The first Northwest Territories (NWT) recovery strategy for a threatened species has been released. The hairy braya is a rare flowering plant found only on the Cape Bathurst Peninsula and Baillie Islands, NWT in the Inuvialuit Settlement Region. The NWT Hairy Braya Recovery Strategy sets out a goal, objectives and recommended approaches for the conservation and recovery of hairy braya.
This action fulfills Government of the Northwest Territories responsibilities under the Species at Risk (NWT) Act and follows an independent assessment completed by the NWT Species at Risk Committee and a consensus agreement submitted by the Conference of Management Authorities. The Conference of Management Authorities now has nine months to reach a consensus agreement on implementation of the recovery strategy.
- The hairy braya was added to the NWT List of Species at Risk as a threatened species on February 27, 2014.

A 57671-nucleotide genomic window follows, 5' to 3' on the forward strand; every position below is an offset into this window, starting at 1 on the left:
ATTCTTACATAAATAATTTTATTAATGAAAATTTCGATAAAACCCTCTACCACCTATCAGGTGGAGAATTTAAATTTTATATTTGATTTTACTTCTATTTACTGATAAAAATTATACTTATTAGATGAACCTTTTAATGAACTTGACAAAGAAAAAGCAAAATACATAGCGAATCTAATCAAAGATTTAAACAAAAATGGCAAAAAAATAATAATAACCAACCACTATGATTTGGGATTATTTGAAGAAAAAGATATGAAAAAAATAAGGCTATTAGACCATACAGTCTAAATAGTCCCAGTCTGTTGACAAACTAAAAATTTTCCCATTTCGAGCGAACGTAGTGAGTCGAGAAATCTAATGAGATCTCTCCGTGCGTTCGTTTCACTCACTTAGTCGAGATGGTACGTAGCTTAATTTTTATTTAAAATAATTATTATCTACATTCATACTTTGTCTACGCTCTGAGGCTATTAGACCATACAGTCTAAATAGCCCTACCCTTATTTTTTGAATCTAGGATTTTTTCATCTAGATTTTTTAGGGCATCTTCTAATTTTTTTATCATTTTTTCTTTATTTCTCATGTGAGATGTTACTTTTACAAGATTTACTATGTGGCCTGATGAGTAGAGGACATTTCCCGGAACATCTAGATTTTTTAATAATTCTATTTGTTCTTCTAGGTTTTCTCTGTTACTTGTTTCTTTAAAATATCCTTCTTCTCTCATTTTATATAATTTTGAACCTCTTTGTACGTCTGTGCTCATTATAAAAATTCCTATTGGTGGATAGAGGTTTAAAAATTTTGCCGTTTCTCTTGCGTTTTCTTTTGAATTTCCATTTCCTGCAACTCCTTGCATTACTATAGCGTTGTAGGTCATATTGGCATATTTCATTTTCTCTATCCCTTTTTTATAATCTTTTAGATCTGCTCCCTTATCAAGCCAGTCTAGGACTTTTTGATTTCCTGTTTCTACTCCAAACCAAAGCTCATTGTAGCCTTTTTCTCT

- The plant is found nowhere else in the world.
- It was assessed and listed as threatened because of its small, shrinking range and declining populations.
- The most serious threats to the hairy braya are rapid coastal erosion and the potential for storm surges to flood low-lying areas.
- A recovery strategy for species listed as threatened is required under the Species at Risk (NWT) Act. It does not result in any automatic prohibitions or protections for the species or its habitat.
- The recovery strategy was developed collaboratively by the partners involved in managing hairy braya - the Government of the Northwest Territories and the Wildlife Management Advisory Council (NWT), with input from Inuvialuit, hairy braya experts and the public.
- Hairy braya info page